Letters to Kurt: Exploring Death, Media, Society & Finding Self
Media shapes cultures shapes images shape persona. It’s the inescapable cycle that is the source of frustration for many within a society where news and advertising communicate what is news and what’s hot and what’s not. It is such anger and disgust with society that in part drive Letters to Kurt, a short, poetic epistolary book by Eric Erlandson, confounder and guitarist of 90s grunge band, Hole.
An ex-lover of Courtney Love and an intimate friend of Nirvana’s Kurt Cobain--whom the book is addressed to--Erlandson in his post-grunge years explores via fifty-two free form prose poems the hype media and society build around the famous in an attempt to expose their damaging obsession. As he strives to remove both himself and Cobain from that realm however (and for Cobain in particular, to remove him out of the character and image of a “suicide idol”), lack of context and Erlandson’s complaints make it appear that Cobain’s suicide works for Erlandson more as a platform for personal thought and conflict.
Writing in a style that calls upon Beats such as Allen Ginsberg and Jack Kerouac in hand with the idea of consciousness moving from mind to pen to paper in part lend to this perception. Letting his mind jump from one thought to another as associations connect them, Erlandson adopts an artsy writing style that, in its free from and poetic nature, make the book read as if he is trying to be a poetic or literary artist. Instead of focusing on the idea of writing letters to Cobain then, an idea and image of Eralndson as an artist rises superior.
Holding to the Joyceian idea of consciousness, the free movement of thought that embraces the entirety of the book is a form that distances readers from the text and yields greater focus on the personal nature of the subject for Erlandson. Ranting and raving as one does when their guard is let down, Erlandson lets any and all thoughts drain from his mind and allows for them to make what connections they will. At times these connections lead to humor, bleakness, sarcasm. Without recognition of the context in which Erlandson is writing and in which his thoughts evolve however, there is nothing for the reader to grasp onto beyond what meaning they make of the prose poetry. No doubt fans of both Nirvana and Hole will pick up this book, but only the greatest of those fans will gather the small quips or references to these late groups and their musicians. For all else who lack that bit of knowledge, those picks and prods that Erlandson’s thoughts are set in move clear overhead.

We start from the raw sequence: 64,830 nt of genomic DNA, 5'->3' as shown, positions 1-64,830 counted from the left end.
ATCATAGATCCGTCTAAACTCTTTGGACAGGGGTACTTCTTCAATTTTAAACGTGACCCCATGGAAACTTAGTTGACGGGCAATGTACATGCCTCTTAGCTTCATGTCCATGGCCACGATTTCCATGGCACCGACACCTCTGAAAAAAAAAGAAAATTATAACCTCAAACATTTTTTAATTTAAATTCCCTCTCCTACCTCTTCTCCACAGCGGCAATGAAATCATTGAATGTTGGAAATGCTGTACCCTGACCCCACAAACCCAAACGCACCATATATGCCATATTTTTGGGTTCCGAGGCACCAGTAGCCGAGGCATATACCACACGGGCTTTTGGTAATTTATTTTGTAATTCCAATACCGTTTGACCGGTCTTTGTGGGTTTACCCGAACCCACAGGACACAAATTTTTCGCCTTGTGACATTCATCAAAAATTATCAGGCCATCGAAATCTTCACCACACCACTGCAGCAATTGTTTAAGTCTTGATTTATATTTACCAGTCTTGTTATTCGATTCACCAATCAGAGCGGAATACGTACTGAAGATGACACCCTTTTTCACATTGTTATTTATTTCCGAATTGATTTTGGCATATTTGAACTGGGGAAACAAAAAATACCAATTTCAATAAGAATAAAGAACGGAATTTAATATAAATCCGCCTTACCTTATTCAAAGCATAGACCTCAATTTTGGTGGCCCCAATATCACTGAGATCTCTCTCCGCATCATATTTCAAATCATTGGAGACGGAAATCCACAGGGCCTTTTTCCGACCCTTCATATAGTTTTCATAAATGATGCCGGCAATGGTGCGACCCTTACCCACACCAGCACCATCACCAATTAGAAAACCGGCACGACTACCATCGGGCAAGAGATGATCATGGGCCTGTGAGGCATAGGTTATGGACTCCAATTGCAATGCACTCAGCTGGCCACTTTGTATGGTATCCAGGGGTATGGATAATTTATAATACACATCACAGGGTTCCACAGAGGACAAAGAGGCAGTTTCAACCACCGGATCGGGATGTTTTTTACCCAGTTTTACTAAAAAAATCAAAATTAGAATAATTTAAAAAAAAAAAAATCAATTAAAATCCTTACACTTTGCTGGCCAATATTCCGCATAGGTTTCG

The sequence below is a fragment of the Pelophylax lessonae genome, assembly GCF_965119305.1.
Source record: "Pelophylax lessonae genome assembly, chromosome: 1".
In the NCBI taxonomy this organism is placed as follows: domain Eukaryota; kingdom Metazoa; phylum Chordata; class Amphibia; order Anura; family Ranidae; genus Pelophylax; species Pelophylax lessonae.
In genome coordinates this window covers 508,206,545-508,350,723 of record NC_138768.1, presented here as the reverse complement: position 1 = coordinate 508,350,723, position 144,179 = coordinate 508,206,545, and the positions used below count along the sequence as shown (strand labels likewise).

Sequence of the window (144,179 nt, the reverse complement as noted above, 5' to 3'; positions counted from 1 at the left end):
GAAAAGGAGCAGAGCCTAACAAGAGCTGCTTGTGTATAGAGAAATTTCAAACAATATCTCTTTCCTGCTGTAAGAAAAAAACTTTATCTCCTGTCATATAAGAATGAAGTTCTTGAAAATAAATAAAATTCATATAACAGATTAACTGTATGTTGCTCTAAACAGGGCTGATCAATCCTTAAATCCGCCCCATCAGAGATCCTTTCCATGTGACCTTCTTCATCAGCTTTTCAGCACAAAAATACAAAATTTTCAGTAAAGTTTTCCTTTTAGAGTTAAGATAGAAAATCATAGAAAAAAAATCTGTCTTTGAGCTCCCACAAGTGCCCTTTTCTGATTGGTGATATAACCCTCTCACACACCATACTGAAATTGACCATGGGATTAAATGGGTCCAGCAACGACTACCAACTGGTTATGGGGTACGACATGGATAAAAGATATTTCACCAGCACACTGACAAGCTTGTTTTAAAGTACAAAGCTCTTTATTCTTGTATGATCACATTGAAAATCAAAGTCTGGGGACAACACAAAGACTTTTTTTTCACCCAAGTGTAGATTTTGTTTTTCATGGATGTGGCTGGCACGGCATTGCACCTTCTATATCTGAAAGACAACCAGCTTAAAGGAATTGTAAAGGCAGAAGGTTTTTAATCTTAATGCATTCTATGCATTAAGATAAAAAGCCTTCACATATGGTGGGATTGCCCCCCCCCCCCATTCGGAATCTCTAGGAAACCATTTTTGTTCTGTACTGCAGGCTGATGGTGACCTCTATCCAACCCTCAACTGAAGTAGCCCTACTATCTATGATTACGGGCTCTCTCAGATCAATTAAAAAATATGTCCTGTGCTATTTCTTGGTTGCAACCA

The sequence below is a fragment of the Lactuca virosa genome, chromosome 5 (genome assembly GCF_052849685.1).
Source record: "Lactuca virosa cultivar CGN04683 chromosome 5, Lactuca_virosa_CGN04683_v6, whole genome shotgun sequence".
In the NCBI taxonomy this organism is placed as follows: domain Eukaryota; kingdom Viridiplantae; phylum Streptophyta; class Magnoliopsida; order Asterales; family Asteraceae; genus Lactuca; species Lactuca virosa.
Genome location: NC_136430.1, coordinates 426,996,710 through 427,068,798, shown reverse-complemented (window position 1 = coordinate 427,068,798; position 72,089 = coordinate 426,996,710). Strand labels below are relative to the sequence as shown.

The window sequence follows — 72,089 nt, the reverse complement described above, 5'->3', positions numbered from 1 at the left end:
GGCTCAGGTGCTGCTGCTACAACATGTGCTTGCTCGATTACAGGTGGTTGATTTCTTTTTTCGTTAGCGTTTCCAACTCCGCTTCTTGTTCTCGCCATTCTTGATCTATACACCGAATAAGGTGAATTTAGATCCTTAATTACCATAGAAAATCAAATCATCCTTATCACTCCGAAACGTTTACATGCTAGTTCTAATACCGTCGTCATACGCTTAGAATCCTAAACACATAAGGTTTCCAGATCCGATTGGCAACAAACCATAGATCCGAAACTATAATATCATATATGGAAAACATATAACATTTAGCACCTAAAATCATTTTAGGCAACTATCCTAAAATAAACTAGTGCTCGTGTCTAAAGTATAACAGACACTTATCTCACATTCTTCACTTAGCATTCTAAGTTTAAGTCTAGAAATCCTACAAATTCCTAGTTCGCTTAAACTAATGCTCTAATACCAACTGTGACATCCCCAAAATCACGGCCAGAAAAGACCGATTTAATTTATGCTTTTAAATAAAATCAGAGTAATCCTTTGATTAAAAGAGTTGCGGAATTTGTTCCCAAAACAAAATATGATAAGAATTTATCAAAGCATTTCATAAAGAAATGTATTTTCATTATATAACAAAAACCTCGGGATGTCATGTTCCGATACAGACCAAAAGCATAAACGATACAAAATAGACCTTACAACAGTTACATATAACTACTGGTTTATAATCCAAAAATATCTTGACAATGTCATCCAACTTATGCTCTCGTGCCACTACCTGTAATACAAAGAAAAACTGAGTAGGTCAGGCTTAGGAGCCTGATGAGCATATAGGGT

It is among those thought patterns that Erslandson really seems to move away from his call to communicate with Cobain, expressing anger, concern, and disgust with the shape of society today. As the emotions and feelings that do surround Cobain’s suicide surface--the ideas of fame in relation to the pressure and obsession obtained by society and media--they drag up with them Erlandson’s displeasure with the likes of technology, people’s dependence on it, and an environment that its people not only allow to get destroyed but are contributers towards that end. Written a la Kurt Vonnegut in this regard, the fifty-two chapters act as units of complaint and critique on current social issues problematic or irksome to Erlandson, pushing those that surrounded Cobain’s death to the side burner.
As much as Erlandson is laden down within this prose poetry art form and personal complaint, the sadness, fear, guilt, and humor found in the flow of consciousness in nearly each “letter” do show Erlandson’s evolving self-acknowledgment. Regardless of Cobain’s suicide being a launch pad for Erlandson or not, he explores and attempts to break down the person the media made Cobain into following his death, or if anything to realize their conception of him next to the other “suicide idols,” while among these admissions surfaces Erlandson’s personal struggles with depression, guilt, drug abuse, and unhappiness in a lost state of being.
Presumably such feelings and frustration are resultant of Cobain’s suicide and those feelings being bottled up for years, yet in the general form of the text and the free flow of thought this aspect becomes lost. While Letters to Kurt does offer insight and knowledge for the most avid fans and music devotees, by way of writing solely in a state of consciousness that lacks firm context and a content that serves more particular means, it is a book more of personal healing conveyed via a very artistic form than a musical biography document.